The ovary, three-celled at first, but becoming one-celled and one-seeded by abortion, is surmounted by an inconspicuous perianth with six small teeth.
In the majority of ferns, at a higher level, after the stele has increased greatly in diameter, a large-celled true pith or medulla, resembling the cortex in its characters, and quite distinct from conjunctive, from which it is separated by an internal endodernlis, appears in the centre.
The centre of the S~hooo- stele is however often occupied by a large-celled pith resembling the cortex in structure, the cortex and pith ~ together being classed as ground tissue.
When the pith is large celled, the xylems of the bundles are separated from it by a distinct layer of conjunctive tissue called the endocycle, and a similar layer, the pericycle, separates the phloem from the cortex.
The external conjunctive is usually a living comparatively small-celled tissue, whose cells are consider ably elongated in the direction of the stem-axis and frequently contain abundant starch.
The latter is produced (except in cases of complete astely where a cylinder is never formed) after a number of leaf-traces have appeared on different sides of the stem so as to form a circle as seen in transverse section, the spaces intervening between adjacent bundles becoming bridged by small-celled tissue closing the cylinder.
Where a large-celled pith is developed this often becomes obvious very early, and in some cases it appears to have separate initials situated below those of the hollow vascular cylinder.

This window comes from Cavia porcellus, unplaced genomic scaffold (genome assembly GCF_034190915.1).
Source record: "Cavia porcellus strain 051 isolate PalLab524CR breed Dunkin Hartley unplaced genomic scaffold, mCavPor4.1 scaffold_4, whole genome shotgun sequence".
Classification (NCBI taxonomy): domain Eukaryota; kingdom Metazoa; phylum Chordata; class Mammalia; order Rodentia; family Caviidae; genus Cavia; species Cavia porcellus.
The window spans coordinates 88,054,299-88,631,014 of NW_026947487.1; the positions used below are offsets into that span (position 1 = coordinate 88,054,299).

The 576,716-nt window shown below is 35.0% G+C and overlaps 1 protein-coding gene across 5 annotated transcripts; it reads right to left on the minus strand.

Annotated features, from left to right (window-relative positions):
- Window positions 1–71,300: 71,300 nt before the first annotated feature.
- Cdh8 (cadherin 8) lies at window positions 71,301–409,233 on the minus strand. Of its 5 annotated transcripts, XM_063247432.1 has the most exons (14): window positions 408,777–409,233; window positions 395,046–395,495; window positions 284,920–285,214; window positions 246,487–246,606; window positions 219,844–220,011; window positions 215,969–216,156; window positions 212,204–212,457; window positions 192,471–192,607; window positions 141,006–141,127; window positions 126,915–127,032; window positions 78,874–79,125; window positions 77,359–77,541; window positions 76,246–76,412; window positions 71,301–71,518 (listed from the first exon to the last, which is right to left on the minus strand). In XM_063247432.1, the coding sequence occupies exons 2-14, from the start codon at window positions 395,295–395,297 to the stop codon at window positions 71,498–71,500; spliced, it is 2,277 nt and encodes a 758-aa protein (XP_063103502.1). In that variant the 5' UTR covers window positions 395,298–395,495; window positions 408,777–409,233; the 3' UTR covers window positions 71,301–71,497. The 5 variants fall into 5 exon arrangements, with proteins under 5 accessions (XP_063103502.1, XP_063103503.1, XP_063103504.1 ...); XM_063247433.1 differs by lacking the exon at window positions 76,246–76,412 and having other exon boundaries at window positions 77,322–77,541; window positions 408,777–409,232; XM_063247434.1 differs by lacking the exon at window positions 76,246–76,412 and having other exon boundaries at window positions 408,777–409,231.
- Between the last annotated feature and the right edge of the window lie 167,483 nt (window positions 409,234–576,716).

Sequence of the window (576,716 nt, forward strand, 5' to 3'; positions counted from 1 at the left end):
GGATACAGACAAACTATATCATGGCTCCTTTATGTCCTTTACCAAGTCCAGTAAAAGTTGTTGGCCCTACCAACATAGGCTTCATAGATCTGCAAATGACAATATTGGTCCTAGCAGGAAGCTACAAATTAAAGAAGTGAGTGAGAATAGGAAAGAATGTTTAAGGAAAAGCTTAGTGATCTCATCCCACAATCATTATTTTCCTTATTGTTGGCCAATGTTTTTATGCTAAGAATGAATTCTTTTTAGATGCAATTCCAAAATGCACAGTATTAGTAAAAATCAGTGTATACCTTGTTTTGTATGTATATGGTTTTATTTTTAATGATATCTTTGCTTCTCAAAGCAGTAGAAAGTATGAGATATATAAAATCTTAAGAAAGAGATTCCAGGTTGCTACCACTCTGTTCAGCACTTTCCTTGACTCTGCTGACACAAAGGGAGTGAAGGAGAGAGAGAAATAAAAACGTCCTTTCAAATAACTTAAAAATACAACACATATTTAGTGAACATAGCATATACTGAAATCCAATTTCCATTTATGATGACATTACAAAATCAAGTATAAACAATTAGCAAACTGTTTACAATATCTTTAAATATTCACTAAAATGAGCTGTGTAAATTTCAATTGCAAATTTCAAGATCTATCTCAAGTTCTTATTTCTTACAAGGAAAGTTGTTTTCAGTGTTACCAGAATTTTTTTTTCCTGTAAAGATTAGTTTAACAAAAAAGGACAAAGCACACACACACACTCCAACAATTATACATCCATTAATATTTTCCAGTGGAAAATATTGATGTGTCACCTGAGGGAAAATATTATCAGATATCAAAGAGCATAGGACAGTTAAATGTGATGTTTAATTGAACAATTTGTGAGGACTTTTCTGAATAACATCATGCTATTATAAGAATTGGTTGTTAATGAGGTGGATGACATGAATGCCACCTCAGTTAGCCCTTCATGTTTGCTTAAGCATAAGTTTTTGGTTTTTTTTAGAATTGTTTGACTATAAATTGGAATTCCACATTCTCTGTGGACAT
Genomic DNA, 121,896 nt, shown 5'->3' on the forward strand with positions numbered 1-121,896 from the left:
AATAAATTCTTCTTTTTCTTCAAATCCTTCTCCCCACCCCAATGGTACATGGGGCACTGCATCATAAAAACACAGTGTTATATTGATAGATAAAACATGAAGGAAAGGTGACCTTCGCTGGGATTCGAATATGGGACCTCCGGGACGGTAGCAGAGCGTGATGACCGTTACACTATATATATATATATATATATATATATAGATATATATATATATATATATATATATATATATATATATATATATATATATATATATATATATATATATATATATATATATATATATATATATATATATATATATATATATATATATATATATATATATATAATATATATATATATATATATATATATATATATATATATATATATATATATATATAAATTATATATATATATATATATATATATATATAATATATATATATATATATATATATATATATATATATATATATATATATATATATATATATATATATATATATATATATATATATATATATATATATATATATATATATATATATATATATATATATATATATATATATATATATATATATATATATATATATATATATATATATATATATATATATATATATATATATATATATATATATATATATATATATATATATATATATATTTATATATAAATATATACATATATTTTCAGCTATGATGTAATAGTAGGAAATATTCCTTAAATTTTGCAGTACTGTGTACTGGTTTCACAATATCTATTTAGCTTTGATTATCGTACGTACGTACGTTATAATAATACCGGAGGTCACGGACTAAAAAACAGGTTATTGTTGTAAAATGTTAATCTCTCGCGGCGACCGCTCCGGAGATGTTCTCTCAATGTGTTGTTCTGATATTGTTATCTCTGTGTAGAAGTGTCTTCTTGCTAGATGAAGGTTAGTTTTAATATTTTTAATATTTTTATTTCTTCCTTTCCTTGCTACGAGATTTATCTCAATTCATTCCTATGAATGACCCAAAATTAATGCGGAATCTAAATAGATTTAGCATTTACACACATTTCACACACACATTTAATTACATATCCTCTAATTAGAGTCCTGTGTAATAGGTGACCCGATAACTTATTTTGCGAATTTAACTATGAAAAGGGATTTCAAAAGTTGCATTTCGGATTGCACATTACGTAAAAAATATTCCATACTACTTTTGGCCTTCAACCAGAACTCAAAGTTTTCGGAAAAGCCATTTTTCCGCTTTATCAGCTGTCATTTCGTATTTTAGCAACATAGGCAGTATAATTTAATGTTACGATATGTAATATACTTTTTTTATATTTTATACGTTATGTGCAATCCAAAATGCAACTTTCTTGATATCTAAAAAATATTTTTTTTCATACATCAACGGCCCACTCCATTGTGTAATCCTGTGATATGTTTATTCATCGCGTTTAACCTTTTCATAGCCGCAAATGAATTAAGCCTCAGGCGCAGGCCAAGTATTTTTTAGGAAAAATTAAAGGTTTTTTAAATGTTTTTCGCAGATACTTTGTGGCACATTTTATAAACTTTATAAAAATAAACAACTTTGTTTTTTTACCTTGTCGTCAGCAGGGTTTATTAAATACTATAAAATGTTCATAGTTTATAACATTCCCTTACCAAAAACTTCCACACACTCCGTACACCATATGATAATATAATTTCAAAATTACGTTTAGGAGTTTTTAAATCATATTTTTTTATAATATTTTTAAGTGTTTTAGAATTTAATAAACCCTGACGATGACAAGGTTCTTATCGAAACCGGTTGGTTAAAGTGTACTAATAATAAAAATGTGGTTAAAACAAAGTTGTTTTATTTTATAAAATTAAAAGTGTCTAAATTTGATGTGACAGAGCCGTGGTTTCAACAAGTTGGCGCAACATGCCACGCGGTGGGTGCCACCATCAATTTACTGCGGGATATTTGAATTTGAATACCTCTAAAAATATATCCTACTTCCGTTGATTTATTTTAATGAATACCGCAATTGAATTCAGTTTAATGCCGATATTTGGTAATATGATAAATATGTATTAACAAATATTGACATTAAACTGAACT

In Gymnosperms, where vessels and fibres are absent, the late summer wood is composed of radially narrow thick-walled tracheids, the wood of the succeeding spring being wide-celled and thin-walled, so that the limit of the years growth is very well marked.
The ovary is three-celled, and lies at the bottom of this tube.
C, The one-celled ovary cut a, The anther, con transversely, having three taining pollen parietal placentas.
There are so many differences of detail that no line can be drawn between the one-celled funnel of Aeolosoma and the extraordinarily large and folded funnel of the posterior nephridia in the Oligochaete Thamnodrilus.
The pistil, which is above the rest of the members of the flower, consists of two carpels joined at their edges to form the ovary, which becomes two-celled by subsequent ingrowth of a septum from these united edges; a row of ovules springs from each edge.
- Small round-celled sarcoma.
The ovary bears a sessile stigma and is more or less completely two-celled, with two erect ovules in each cell.
The one-celled ovary is immersed within the receptacular tube, and is surmounted by a short style with two short ribbon-like stigmatic branches.
The ovary is threecelled, ripening into a three-celled capsule.
Some are monothalamous, and contain but one larva of the gallmaker, whilst others are many-celled and numerously inhabited.
The cup-shaped flowers have six regular segments in two rows, as many free stamens, and a three-celled ovary with a sessile stigma, which ripens into a leathery many-seeded capsule.
Spores usually two-celled, either with a strongly thickened cross-wall often perforated by a narrow canal or with crosswall only slightly thickened.